Yesterday Kish and I went to screen Bohemian Rhapsody, which tells the story of Freddie Mercury and Queen.  Biopics about rock stars have become something of a genre unto themselves these days — according to the previews yesterday, there’s another one coming out soon about Elton John, by the way — and Bohemian Rhapsody is a worthy addition to the playlist.

BOHEMIAN RHAPSODYThe film begins as Mercury and Queen prepare to perform at the Live Aid concert, then takes us back to the group’s earliest roots.  We meet Farrokh Bulsara, a buck-toothed baggage handler at a British airport who dreams of doing something bigger.  He finds a struggling band called Smile playing in pubs, and when the group loses its lead singer, Queen’s journey begins and Farrokh becomes Freddie Mercury.  The film traces the artistic arc of the group, which became one of the most inventive, boundary-breaking bands of the ’70s — as the song that gives the film its name attests — and the band steadily moves from playing small towns to filling some of the largest stadiums in the world, with the flamboyant Mercury leading the way.

As the band’s story is told we get glimpses into Freddie Mercury’s personal life, from his frosty relationship with his Indian parents and their Zoroastrian faith, to his long-term bond with a woman he called the love of his life, to his embrace of his gay lifestyle and ultimately to his discovery that he had AIDS at a time when that diagnosis was viewed as a death sentence.  And, as always seems to be the case with rock star biopics, enormous success and fame have their price, and we see Mercury dealing with drugs and alcohol, leaving the band that was like a family to him, and supporting the creeps and hangers-on who always seem to find a way to latch on to the successful creative minds and sap them of their unique energy.  But Mercury breaks the downward spiral, sheds the leeches, and reunites with the group just in time for a triumphant performance at the Live Aid concert.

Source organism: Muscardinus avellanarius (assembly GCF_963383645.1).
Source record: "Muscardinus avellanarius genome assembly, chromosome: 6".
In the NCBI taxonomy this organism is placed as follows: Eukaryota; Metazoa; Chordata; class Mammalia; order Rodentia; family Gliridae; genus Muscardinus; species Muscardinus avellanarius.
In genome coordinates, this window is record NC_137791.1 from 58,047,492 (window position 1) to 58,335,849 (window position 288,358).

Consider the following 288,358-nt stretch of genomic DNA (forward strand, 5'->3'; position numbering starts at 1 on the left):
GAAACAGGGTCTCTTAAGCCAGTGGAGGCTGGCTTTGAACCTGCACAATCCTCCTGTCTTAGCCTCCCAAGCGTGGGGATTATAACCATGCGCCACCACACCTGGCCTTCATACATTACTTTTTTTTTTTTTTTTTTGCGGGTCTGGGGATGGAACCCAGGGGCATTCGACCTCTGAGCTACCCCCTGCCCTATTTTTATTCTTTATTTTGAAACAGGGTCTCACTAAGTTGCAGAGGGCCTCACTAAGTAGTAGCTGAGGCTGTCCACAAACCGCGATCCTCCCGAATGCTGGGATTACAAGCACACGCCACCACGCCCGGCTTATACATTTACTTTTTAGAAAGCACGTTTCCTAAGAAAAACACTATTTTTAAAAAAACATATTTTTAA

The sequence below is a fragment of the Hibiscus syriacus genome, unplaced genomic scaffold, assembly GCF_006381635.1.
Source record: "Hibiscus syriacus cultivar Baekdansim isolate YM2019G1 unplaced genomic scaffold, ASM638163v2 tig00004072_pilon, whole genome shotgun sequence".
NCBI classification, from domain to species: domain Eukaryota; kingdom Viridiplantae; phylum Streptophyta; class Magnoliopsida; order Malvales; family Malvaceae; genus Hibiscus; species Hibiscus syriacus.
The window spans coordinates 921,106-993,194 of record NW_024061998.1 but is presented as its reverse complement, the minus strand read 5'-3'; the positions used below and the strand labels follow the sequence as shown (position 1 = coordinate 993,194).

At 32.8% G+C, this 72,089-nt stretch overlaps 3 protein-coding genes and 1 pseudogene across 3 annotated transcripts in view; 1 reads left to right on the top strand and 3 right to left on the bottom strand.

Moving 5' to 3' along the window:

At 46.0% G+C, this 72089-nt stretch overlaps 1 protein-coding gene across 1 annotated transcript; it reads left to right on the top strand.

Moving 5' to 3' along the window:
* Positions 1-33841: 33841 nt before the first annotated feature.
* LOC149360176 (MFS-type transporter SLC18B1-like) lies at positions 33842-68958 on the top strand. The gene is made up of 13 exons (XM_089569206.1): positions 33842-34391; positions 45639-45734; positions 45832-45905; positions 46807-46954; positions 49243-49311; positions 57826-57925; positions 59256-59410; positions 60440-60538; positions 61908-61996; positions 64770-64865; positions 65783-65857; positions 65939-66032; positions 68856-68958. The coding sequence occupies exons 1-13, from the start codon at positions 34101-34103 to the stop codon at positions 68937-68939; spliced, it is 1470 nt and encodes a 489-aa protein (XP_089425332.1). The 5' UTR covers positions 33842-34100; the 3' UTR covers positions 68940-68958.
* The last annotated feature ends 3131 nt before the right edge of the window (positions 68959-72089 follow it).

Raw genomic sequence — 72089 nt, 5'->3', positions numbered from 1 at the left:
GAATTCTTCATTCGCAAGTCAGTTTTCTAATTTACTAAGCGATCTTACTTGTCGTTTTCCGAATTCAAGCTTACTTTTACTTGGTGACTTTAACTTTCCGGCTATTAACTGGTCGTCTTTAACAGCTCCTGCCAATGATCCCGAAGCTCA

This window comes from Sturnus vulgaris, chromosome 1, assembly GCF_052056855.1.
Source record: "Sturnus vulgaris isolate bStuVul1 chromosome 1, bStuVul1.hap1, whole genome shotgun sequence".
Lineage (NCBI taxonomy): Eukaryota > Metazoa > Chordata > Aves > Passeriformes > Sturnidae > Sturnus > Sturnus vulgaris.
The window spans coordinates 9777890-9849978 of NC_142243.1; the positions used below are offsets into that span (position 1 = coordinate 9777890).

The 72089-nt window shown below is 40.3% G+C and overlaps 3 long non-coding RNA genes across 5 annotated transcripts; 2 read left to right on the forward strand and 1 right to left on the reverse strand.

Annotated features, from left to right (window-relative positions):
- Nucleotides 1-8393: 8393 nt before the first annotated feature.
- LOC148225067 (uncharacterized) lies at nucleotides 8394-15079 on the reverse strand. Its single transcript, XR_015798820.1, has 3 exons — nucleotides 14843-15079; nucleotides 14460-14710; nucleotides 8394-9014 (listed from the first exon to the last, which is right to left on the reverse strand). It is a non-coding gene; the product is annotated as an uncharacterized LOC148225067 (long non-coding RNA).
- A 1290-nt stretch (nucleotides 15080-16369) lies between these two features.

Bohemian Rhapsody has been criticized for glossing over some aspects of Mercury’s life, especially his sexuality, but the film is telling a wide-ranging story that simply doesn’t allow it to delve deeply into every relationship — whether it be Mercury’s relationships with fellow bandmates or his relationships with his lovers.  The result is a film that increased my appreciation of Queen and the dazzling personality who was one of its principal creative forces.  And Rami Malek is himself brilliant as the brilliant Freddie Mercury.

Why are there so many rock star biopics?  I think it’s because the music world is home to a lot of very interesting stories that are well worth telling.  The story of Freddie Mercury and Queen is one of those stories, and Bohemian Rhapsody tells it well.

An Evening With Sir Elton

Last night Kish and I went to catch the Columbus performance of Elton John’s Farewell Yellow Brick Road Tour. The singer-songwriter has been on the road performing for 50 years, and this is said to be his last tour ever.